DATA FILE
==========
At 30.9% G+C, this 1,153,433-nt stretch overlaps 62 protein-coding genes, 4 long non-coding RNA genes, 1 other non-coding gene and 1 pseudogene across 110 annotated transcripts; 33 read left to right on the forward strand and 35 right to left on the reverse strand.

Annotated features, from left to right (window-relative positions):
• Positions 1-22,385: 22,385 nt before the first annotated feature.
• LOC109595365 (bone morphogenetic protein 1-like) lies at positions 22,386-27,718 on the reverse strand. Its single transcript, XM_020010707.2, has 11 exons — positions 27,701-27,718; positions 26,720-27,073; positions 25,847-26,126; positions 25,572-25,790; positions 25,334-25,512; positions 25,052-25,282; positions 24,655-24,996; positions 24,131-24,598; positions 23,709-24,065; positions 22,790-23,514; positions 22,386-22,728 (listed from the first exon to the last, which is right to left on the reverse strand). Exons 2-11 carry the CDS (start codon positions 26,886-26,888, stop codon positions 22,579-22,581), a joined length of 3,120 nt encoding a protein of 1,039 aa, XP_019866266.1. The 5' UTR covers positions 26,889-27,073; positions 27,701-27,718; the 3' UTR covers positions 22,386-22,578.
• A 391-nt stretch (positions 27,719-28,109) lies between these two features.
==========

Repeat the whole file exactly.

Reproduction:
At 30.9% G+C, this 1,153,433-nt stretch overlaps 62 protein-coding genes, 4 long non-coding RNA genes, 1 other non-coding gene and 1 pseudogene across 110 annotated transcripts; 33 read left to right on the forward strand and 35 right to left on the reverse strand.

Annotated features, from left to right (window-relative positions):
• Positions 1-22,385: 22,385 nt before the first annotated feature.
• LOC109595365 (bone morphogenetic protein 1-like) lies at positions 22,386-27,718 on the reverse strand. Its single transcript, XM_020010707.2, has 11 exons — positions 27,701-27,718; positions 26,720-27,073; positions 25,847-26,126; positions 25,572-25,790; positions 25,334-25,512; positions 25,052-25,282; positions 24,655-24,996; positions 24,131-24,598; positions 23,709-24,065; positions 22,790-23,514; positions 22,386-22,728 (listed from the first exon to the last, which is right to left on the reverse strand). Exons 2-11 carry the CDS (start codon positions 26,886-26,888, stop codon positions 22,579-22,581), a joined length of 3,120 nt encoding a protein of 1,039 aa, XP_019866266.1. The 5' UTR covers positions 26,889-27,073; positions 27,701-27,718; the 3' UTR covers positions 22,386-22,578.
• A 391-nt stretch (positions 27,719-28,109) lies between these two features.